One Year Anniversary

A year ago today (I started writing this on Tuesday…), I walked into my new web development job, as Junior Front End Software Engineer at Lovespace.

I had been unemployed for 4 months following my first fairly short-lived dev job which had ended in failure.

This time I had to succeed. I am quite used to not being successful the first time around – I do tend to do things the hard way.

I arrived late on my first day – the wonders of the Metropolitan line that consistently haunt me. It was a little daunting at first too, I was tasked with documenting the 10,000 line JavaScript file – some of it I really didn’t understand. The outsourced senior developer was helping me to an extent, but I was left relatively on my own to document it.

And it was boring. I ploughed through.

It wasn’t long before I started to be given some of the tickets – simple things at first, and guided by the outsourced senior developer at first – especially through the version control system, Github, who’s potential for messing things up scared me at first! The styling I could do without too much difficulty but changes in the JavaScript file was another matter.

It wasn’t much longer before I had some tricky things to fix and was really struggling to debug. I had minimal experience of how to debug code – I was originally going to write a blog about error debugging being by major weakness but I never found time. It isn’t something you get taught in books or courses – it isn’t something especially easy to teach. I groped my way towards a strategy for debugging that works – I didn’t have a clue what section of the code did what, and I realised overnight that I could just put console logs in every section, with a different number, and see what was triggered – and more importantly what wasn’t triggered, and therefore where the error was. Genius…well, I thought I was anyway.

Looking back now, it is amazing just how much I have progressed. My knowledge of applying code and styling has improved significantly, but I’ve made even larger strides in necessary competencies such as using APIs, error debugging, etc. Things that are not taught so well outside of working environments. I barely had any experience of using an API, let alone having to manage and debug one, prior to joining Lovespace.

I still have huge amounts to learn. This will always be the case, and that is part of what appeals so much – there will always be the next level to aim for. In particular I must learn at least one framework – I don’t think I can be counted as anything other than a junior developer until I do. We use AngularJS on our apps – and my manager has just about finished re-coding our ordering system on the website in AngularJS which I assume I will be taking over soon. Nothing like jumping in at the deep end.

Career-wise it would make more sense to learn React or Vue, but maybe I’ll eventually get time to do so in my own time. Yeah…my own time…

Will I still be at Lovespace in another year?

I’d like to think so. My frustrations are growing in number and significance; be it the long hours, low pay, limited holidays, minimum pension, extra demands on my time doing things like customer service (tonight again, sigh), the idea that I need sales training yet get no formal tech training (though that has gone quiet), lack of daylight…hmmm more frustrations than I realised.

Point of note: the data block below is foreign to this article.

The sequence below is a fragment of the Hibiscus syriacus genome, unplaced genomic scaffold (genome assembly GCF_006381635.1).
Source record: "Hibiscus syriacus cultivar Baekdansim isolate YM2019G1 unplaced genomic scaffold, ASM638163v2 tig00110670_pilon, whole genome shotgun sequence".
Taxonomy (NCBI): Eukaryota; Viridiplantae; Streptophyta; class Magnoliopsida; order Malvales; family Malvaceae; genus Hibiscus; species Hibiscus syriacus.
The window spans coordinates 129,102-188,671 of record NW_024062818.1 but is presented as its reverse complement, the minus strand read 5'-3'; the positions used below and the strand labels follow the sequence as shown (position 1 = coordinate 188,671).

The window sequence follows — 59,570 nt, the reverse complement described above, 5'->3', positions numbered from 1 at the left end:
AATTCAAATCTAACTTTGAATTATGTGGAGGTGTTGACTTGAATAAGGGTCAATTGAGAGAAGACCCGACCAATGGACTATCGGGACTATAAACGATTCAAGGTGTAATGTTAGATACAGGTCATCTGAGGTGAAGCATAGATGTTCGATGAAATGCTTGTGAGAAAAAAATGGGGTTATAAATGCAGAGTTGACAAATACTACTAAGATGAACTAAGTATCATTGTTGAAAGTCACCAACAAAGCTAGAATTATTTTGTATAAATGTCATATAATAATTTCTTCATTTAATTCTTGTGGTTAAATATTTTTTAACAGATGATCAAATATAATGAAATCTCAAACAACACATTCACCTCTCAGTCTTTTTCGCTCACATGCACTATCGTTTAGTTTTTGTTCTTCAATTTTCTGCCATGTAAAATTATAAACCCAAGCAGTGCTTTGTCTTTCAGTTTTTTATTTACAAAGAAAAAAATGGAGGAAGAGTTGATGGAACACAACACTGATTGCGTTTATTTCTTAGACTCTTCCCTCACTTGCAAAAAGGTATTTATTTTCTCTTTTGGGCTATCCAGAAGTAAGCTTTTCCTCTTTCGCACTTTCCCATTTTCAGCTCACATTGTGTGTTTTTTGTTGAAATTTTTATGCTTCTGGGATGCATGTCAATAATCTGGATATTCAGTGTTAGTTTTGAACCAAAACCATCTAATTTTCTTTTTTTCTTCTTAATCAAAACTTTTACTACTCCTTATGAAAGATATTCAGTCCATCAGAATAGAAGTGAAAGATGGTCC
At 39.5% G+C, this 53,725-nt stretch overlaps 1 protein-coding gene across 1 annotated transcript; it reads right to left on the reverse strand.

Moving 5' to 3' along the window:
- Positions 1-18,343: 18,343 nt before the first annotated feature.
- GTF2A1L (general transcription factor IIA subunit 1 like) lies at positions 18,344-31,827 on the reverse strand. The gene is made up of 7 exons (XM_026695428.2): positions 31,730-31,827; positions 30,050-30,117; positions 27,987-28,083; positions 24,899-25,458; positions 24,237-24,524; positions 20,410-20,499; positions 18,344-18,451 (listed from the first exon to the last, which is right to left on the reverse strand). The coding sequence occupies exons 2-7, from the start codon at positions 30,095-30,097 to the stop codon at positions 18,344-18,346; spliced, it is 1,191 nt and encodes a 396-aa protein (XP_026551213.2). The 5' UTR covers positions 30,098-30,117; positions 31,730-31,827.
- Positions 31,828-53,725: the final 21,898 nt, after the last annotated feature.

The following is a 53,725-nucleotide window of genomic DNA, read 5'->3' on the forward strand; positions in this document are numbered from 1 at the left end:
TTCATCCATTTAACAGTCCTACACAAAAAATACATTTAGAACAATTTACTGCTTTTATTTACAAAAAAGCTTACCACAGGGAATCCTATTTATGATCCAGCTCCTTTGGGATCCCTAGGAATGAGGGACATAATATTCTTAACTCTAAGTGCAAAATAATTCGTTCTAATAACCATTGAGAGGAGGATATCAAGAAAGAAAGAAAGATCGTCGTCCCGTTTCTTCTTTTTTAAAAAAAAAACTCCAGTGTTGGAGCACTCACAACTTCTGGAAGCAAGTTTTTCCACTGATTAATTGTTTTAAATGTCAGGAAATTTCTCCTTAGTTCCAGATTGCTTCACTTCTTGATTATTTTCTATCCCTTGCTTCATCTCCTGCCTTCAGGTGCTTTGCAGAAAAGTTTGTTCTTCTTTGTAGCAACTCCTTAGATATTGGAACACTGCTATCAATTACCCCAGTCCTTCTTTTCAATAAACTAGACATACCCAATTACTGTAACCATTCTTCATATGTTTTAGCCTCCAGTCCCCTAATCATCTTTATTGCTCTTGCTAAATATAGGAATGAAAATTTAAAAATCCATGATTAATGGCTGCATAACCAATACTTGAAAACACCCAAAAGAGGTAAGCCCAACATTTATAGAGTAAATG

Yet the company has charm and I do want to stick around and wait for it to become the success it should become. My jobs prior to working at Lovespace have all been for faceless corporates – I actually quite like Lovespace as a company. They have a good ethos, and there are some very nice people working here – though I have found that in almost all jobs I have done, so that isn’t anything unique. A decent social scene and the co-working office we work in is top-notch.

Most importantly the role is at the perfect level – I had straight-forward tasks at the beginning, now I have much more complex and involved tasks, and this complexity should increase further, with new technology to learn too.

I add value to the business and feel appreciated as an employee. I even got the initial lead for what I think is our largest business customer.

Though at the same time I am aware of other opportunities out there and I don’t want to limit my ambition. Currently my ambitions can easily be met at Lovespace, hopefully some of my frustrations can be reduced and not added to. Notably positive that my frustrations are all outside of the actual work and team/management, etc – I really enjoy what I do.

Longer-term, I am keen to work on a larger variety of websites and can envisage having my own design agency. Maybe that is the direction that I am heading in. But if I’m going that route, then I don’t just want to be any other agency producing decent websites – I want something that will be talked about, an agency that would produce “wow” websites (or experiences in marketing terms, bluergh). I’m a long way from knowing what my vision is, let alone being able to do it. I’d possibly need to find someone to share and develop my vision with – a designer?

Maybe I’ll just have an ordinary design agency first.

This weekend also marks my first full-on private client project going live. Still one or two little bits to finish off, and that’ll be a blog post for another time.

Back to living the dream. Washing up, roast dinner and customer service. Rock and roll.